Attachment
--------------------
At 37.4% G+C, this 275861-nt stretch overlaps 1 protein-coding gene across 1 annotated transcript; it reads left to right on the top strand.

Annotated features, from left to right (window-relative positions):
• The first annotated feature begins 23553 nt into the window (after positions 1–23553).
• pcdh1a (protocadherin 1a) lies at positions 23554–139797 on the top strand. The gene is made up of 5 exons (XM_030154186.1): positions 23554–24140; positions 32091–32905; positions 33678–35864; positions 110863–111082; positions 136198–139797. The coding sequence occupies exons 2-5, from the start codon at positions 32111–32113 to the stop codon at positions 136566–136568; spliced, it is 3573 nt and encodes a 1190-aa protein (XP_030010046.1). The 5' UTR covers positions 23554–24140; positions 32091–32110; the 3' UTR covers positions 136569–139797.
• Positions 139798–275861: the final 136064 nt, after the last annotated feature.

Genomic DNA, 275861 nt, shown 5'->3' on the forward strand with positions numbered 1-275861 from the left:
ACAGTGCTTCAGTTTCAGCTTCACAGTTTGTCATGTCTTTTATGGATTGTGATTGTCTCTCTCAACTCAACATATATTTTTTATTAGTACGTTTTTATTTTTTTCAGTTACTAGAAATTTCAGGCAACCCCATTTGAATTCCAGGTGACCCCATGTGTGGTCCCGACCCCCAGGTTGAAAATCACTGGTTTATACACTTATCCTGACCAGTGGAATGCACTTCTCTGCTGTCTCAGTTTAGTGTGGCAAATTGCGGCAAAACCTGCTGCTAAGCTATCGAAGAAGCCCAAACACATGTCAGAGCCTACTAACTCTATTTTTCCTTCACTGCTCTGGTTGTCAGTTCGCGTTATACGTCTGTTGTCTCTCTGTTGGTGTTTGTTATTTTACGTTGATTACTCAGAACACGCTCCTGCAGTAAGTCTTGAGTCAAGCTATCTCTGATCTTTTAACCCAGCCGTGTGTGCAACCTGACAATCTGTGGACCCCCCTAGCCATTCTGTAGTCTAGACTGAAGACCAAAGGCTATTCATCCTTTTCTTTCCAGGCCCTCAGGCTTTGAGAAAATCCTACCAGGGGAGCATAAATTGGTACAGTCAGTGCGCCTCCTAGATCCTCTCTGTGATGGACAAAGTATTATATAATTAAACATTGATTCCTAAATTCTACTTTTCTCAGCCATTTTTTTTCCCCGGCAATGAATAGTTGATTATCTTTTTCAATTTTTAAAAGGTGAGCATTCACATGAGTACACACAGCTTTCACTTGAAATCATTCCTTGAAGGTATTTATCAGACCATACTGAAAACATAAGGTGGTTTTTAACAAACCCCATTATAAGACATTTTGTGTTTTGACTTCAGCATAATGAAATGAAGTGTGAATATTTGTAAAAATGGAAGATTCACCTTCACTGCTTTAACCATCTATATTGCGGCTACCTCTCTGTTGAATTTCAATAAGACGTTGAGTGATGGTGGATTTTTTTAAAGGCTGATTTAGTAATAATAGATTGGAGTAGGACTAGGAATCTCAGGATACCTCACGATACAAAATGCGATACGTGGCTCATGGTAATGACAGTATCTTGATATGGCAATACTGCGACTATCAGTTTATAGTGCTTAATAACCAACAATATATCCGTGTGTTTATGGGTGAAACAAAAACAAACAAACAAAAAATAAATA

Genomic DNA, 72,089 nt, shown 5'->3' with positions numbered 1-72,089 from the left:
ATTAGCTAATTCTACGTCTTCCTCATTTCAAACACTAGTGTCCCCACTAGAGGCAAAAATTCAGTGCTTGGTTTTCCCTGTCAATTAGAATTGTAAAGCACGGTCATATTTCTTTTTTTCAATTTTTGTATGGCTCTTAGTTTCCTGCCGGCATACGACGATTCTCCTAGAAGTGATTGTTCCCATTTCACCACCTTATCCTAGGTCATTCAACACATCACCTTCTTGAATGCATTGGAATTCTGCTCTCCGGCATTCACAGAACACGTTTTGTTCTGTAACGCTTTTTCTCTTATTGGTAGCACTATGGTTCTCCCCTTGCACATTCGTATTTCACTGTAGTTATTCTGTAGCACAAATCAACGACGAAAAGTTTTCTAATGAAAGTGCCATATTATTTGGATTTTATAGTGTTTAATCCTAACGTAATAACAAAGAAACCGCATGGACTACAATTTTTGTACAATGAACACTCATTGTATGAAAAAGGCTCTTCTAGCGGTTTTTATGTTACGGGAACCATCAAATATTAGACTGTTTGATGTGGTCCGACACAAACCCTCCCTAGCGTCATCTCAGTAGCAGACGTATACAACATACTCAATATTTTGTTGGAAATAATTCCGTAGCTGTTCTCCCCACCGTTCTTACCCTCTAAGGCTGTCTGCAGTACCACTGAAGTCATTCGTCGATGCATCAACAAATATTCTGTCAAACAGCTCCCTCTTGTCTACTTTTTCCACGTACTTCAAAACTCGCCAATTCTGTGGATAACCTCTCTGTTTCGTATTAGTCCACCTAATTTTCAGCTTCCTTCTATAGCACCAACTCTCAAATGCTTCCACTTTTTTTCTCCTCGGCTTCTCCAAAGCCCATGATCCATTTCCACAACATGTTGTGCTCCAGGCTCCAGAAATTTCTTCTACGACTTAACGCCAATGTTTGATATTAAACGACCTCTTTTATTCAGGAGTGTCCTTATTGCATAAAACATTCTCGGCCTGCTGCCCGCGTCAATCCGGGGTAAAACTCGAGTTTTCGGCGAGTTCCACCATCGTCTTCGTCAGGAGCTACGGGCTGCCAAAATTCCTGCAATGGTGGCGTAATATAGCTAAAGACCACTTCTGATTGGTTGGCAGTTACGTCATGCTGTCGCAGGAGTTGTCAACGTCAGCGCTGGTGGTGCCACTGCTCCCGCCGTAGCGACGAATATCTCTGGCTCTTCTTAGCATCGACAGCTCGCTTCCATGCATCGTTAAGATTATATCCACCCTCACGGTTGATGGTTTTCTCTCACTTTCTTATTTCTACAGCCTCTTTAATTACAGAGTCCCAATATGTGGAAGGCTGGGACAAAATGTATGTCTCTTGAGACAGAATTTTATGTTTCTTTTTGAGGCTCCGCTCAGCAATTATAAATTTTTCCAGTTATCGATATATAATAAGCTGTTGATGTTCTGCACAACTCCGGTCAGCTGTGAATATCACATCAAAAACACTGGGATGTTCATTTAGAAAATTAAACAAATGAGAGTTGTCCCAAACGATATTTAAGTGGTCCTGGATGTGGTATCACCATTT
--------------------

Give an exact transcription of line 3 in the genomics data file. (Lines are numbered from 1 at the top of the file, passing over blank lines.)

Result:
• The first annotated feature begins 23553 nt into the window (after positions 1–23553).